City Manager Jon Jennings on Monday formally presented a budget proposal that would close a city-run clinic on India Street and eliminate other public health positions because of a loss of state grant funding.

Instead of providing direct clinical services, Jennings said the city would partner with the Portland Community Health Center to continue treating patients at the nonprofit health clinic on Park Avenue.

Jennings said the proposal was made because the nonprofit health clinic on Park Avenue is eligible for higher reimbursements for services provided to low-income patients. “It is our hope we will start a community conversation about the core functions of government,” he said.

It’s also part of his effort to “right size” government and place a greater emphasis on basic services, such as paving roads and fixing sidewalks. Such jobs aren’t glamorous, he said, but “they are the foundation of what makes a city great.”

The City Council voted unanimously to refer the $235.9 million municipal budget proposal – a nearly $11 million, or a 5 percent, increase over last year – to its Finance Committee, which will make its own recommendation to the full council. The Finance Committee will begin its budget review Wednesday and is scheduled to discuss the public health changes at 2 p.m. on April 14.

The budget contains a property tax increase despite a development boom that has added more than $68 million to the city’s overall property valuation and is estimated to bring in an additional $1.4 million in tax dollars each year. It also comes as the city is expecting to see an additional $10.6 million in excise taxes next year, and a 13 percent increase in building permit and business licensing revenue.

However, the city’s expenses also are growing, including a 14 percent increase in health care costs that is adding $2 million to the budget. City employees also are getting a 2 percent cost-of-living raise, and the city’s new minimum wage law has added nearly $50,000 to the budget. County taxes will increase by $177,000.

When combined with the proposed school budget of $103.6 million, the overall city budget would increase property taxes by 2.3 percent, bringing the tax rate up to $21.10 per $1,000 of assessed value from $20.63 per $1,000. That would result in a $141 property tax increase on a home with an assessed value of $300,000.

Tax increases in each of the last three years have ranged from 3 percent to 3.1 percent. Jennings said a status quo budget would have added 5 percent to the tax rate.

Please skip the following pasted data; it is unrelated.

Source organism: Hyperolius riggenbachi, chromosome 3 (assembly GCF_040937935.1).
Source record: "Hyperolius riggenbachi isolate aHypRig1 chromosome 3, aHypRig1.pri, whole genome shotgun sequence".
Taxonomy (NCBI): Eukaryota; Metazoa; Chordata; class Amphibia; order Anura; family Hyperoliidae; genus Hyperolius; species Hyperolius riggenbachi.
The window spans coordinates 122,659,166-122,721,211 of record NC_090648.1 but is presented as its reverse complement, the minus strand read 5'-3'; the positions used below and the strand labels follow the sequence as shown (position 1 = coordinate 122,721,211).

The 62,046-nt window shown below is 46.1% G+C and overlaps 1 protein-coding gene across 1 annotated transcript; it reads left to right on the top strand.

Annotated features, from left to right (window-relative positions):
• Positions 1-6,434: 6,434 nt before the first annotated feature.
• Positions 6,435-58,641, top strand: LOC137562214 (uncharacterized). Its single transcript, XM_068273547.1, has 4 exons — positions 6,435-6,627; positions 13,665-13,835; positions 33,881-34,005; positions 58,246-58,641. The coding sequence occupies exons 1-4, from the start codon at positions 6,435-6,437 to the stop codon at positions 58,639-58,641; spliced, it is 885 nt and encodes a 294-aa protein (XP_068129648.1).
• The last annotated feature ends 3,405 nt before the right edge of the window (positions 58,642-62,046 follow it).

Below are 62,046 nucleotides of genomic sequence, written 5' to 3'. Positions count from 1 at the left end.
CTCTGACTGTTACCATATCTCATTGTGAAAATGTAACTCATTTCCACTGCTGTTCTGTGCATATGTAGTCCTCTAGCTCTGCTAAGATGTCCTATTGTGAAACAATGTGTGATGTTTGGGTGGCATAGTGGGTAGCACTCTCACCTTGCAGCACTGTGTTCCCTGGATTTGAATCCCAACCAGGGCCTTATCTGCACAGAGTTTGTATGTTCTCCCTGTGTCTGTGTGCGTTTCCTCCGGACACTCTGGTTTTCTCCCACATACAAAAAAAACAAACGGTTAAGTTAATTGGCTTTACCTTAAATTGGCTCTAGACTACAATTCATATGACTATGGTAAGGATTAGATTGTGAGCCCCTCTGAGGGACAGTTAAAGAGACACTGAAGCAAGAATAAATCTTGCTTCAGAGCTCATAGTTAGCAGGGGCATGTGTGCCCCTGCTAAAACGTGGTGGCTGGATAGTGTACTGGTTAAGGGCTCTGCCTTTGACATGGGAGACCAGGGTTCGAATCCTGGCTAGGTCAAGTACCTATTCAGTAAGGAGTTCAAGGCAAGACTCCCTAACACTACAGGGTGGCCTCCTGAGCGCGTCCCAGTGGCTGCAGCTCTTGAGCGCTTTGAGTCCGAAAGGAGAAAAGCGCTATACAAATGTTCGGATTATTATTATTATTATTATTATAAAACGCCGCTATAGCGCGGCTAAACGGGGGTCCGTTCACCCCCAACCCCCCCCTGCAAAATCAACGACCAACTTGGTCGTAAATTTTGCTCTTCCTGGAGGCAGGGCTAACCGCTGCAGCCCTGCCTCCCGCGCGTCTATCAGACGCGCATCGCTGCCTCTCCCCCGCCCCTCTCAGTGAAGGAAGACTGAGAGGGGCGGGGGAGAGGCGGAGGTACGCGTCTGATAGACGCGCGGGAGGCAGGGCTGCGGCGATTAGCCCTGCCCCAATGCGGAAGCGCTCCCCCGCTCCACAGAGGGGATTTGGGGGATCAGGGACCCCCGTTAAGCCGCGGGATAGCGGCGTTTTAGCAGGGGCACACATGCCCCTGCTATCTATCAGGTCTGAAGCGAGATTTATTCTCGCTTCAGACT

The budget would eliminate about 13 positions, the net result of adding about 50 new positions and eliminating more than 30 others.

Mayor Ethan Strimling was scheduled to present his own budget message Monday, but he was absent because of illness. City Councilor Nicholas Mavodones filled in as mayor and said Strimling would present his message at the next meeting.

“Please pay attention to what we’re doing,” Mavodones said. “We’ll be reviewing this over the coming weeks.”

Although the budget reorganizes several departments, the biggest changes are proposed in the Health and Human Services Department, including the closure of the India Street Public Health Clinic, which provides free healthcare to low-income people.

The clinic has an annual budget of $1.4 million, including $450,000 in city funding. The rest of the funding comes from grants and insurance reimbursements. From 2014 to 2015, 230 patients received HIV-positive health care, while 1,405 people were tested for HIV and other sexually transmitted diseases, according to the most recent annual report. The needle exchange program served 808 enrollees, including 316 new individuals, collecting and redistributing more than 140,000 needles.

Those services would be moved the Portland Community Health Center, a federally qualified health clinic that is eligible for higher reimbursement rates for some services, by the end of the year, Jennings said.

About 13.5 full-time equivalent employees would lose their jobs with the clinic closure.

Also, the city is eliminating 13 full-time equivalent employees from the public health staff whose salaries were paid through the Fund for Healthy Maine. Instead of partnering with municipalities, the state is issuing four statewide grants.

Jennings said the city is losing $800,000 in public health and refugee services grants from the state.

The budget also includes a sustainability coordinator and two new electric vehicles. It eliminates the construction crew in the Public Works Department to devote more resources to district-based issues, such as streets, sidewalks and trees.

The budget also includes an increase in the frequency of street sweeping.

 

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